People v. IL Dep't of LaborAnnotate this Case
The Village of Bement, Piatt County, has a five-year contract, under which E.R.H. Enterprises operates and maintains the Village’s potable water facility and parts of its water delivery infrastructure. The Department of Labor issued a subpoena to E.R.H.’s attorney seeing employment records as part of an investigation under the Prevailing Wage Act, 820 ILCS 130/0.01. E.R.H. asserted that it was exempt from the Act as a public utility. The trial court ruled in favor of the Department and ordered E.R.H. to provide the requested documents, noting that the company was not regulated by the Illinois Commerce Commission. The appellate court reversed. The Illinois Supreme Court reversed the appellate court, finding that E.R.H. is simply an outside contractor.
The Village of Bement, in Piatt County, uses a company known as E.R.H. Enterprises, Inc., to assist in fulfilling its obligation to operate and maintain the Village’s potable water facility and parts of the water delivery infrastructure. The company has a five-year contract. In 2008, the Department of Labor issued a subpoena to defendant company’s attorney seeing employment records and other documents as part of an investigation under the Prevailing Wage Act. After unsuccessful attempts to secure compliance, the Department filed a verified complaint for an adjudication of civil contempt against E.R.H., seeking enforcement of the subpoena. As a response, E.R.H. asserted that it was exempt from the Act as a public utility. Ultimately, the circuit court ruled in favor of the Department. It ordered E.R.H. to provide the requested documents after concluding that it was not an exempt public utility as it claimed, noting, among other things, that it was not regulated by the Illinois Commerce Commission. E.R.H. appealed, and the appellate court reversed, finding that E.R.H. was a public utility exempt from the Act. With this proposition, the Illinois Supreme Court did not agree, and, when the appeal was brought before it, it reversed the appellate court.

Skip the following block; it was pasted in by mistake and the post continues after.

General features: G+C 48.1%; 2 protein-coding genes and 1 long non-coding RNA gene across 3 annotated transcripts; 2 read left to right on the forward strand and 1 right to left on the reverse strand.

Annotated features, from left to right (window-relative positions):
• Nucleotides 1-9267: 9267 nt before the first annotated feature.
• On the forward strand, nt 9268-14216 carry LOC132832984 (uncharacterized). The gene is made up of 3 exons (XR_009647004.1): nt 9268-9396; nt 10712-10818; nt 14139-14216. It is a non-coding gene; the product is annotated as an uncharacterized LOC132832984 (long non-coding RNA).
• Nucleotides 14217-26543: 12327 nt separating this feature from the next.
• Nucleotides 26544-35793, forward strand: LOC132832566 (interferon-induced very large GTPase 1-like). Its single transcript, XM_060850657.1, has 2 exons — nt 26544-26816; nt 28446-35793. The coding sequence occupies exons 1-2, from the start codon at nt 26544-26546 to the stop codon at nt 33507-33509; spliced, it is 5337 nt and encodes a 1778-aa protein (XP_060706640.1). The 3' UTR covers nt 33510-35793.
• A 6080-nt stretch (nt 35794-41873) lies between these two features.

Unfortunately, the Prevailing Wage Act does not provide a definition of the term “public utility company” used in the statute’s exemption language. This absence has brought the language of the Public Utilities Act into dispute in this appeal.
In this decision, the supreme court said that E.R.H. is clearly not regulated by the Illinois Commerce Commission, but is simply an outside contractor. The appellate court erred in concluding that E.R.H. was entitled to an exemption as a public utility in circumstances in which there was no supporting evidence that it was a regulated utility.
The circuit court’s ruling in favor of the Department of Labor was affirmed.